Rank #11: Mexican-ish: How Arkansas Came to Love Cheese Dip (Gravy Ep. 32)
There’s a dish you’ll find at every kind of restaurant in Little Rock, from the pizza places to the burger joints: cheese dip. How did it become so beloved in Arkansas? And what does it reveal about the state’s past—and present? In this episode of Gravy, Dana Bialek and host Tina Antolini investigate this story of highways, demographic changes, and a food’s shifting identity over time.
Rank #12: The Cajun Reconnection (Gravy Ep. 25)
How is a region of the far north—Canada—intimately connected to a region 2,000 miles away in the Deep South? It’s a story that begins 250 years ago, and involves both loss and reunification, the reconnection of a people with shared ancestry.
In this episode of Gravy, Simon Thibault looks at how a bunch of Acadians, the cousins of the Cajuns of Louisiana, came to understand their extended family through copious meals of gumbo, boudin, jambalaya and everything étouffé’d that they can eat.
This group of Acadians, some of whom have made a life in Lafayette, not only found a second home, but a second family in Louisiane. They’ve learned what it truly meant to be un bon cadien, and subsequently looked at their own Acadian identity, and how and where culture is transmitted through generations.
Rank #13: The Chili Powder Cheat: A Tex-Mex Story
Texas: the land of BBQ, breakfast tacos…and of course Tex-Mex. But what if we told you Tex-Mex wasn’t created by a Texan or Mexican, but a German immigrant? On this episode of Gravy, we tell you the story of William Gebhardt, the inventor of chili powder.
Gebhardt loved the chili con carne of the streetfood sold in the plazas of San Antonio. He adapted it back at his café, but quickly ran into a problem: chili peppers proved expensive and difficult to import. So he devised a solution. Gebhardt dried the peppers in an oven and used a hand-cranked coffee mill to grind them into a dust. He then mixed together the ground peppers with cumin seeds, oregano and some black pepper until he reached the right flavor. The end result? Gebhardt’s Eagle Chili Powder.
As it spread, chili powder came to define the taste of Tex-Mex. Chili, enchiladas, fajitas, nachos are all dishes built on the spice. And today, Tex-Mex dominates; traditional cuisines of the region are less popular.
Gebhardt’s history is a typical inventor tale. But he essentially took what poor Mexican-American streetfood vendors made, changed it and sold it for wider consumption. And boy, did Gebhardt market the heck out of it. Gebhardt’s slogan was “that real Mexican tang.”
Ryan Katz looks into the issue of chili powder’s authenticity.
Rank #14: The Leftovers In A Coal Miner's Lunchbox (Gravy Ep. 44)
For decades, Ronnie Johnson woke up in the late afternoon, and fixed a lunch to bring with him 2,000 feet underground, as he worked all night in a coal mine. In this episode of Gravy, his son, Caleb, tells the story of the evolution of his father’s lunchtime ritual, as the mining industry in Alabama has changed.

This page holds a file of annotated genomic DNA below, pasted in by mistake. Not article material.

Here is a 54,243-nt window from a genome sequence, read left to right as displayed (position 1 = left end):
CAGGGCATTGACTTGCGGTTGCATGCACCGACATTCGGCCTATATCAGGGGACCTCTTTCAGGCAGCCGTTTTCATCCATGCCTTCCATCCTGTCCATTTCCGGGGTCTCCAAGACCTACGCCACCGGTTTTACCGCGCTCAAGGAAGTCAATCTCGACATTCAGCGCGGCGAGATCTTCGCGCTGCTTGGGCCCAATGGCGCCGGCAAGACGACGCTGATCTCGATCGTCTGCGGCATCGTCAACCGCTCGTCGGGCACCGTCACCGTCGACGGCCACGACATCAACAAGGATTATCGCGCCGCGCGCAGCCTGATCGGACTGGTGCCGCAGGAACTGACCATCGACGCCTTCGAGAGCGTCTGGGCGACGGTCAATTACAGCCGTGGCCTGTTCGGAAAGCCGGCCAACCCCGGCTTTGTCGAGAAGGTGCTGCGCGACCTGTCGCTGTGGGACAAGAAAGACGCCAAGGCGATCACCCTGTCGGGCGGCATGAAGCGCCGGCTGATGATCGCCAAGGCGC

Caleb tells a personal narrative of his dad’s lunches and the logistics of eating a meal so far underground, but it’s also one of a family reckoning with a changing economy, and the story of coal’s impact on Alabama.
Rank #15: Dinner at the Patel Motel (Gravy Ep. 33)
We stay at them around the South and across the United States: Day’s Inn. Best Western. Quality Inn. But there is a food world behind the scenes at some motels that most people are unaware of. In this episode of Gravy, a partnership with the Post & Courier in Charleston, South Carolina, we delve into that world. Hanna Raskin brings us the story of how so many motels came to be owned by families from the Gujarat region of India, and the secret cooking they do to keep their culinary traditions going here in the United States.
Rank #16: Delta Jewels (Gravy Ep. 27)
When Alysia Burton Steele moved to Mississippi, she found herself drawn to the Delta. Something about it reminded her of her grandmother, who’d grown up in rural South Carolina. That observation would lead Alysia on a journey of discovery, seeking out the stories of elderly women of her grandmother’s generation. Their memories often focused on food. And they painted a portrait of the Mississippi Delta that is usually missed by an outside world that focuses on the poverty, the racism, the hardship. In this episode of Gravy, the stories church mothers across the Mississippi Delta reveal a region of extraordinary generosity.
Rank #17: A Seafood Phenomenon: the Wonder of Alabama Jubilees (Gravy Ep. 40)
Imagine: crabs, fish, eels—a whole team of sea creatures—rushing towards the shore, and then sitting there, as if waiting to be caught. This isn’t some fisherman’s daydream. It really happens in Alabama’s Mobile Bay. In this episode of Gravy, we tell the story of the Jubilee, a rare natural phenomenon that provides local residents with a bounty of seafood.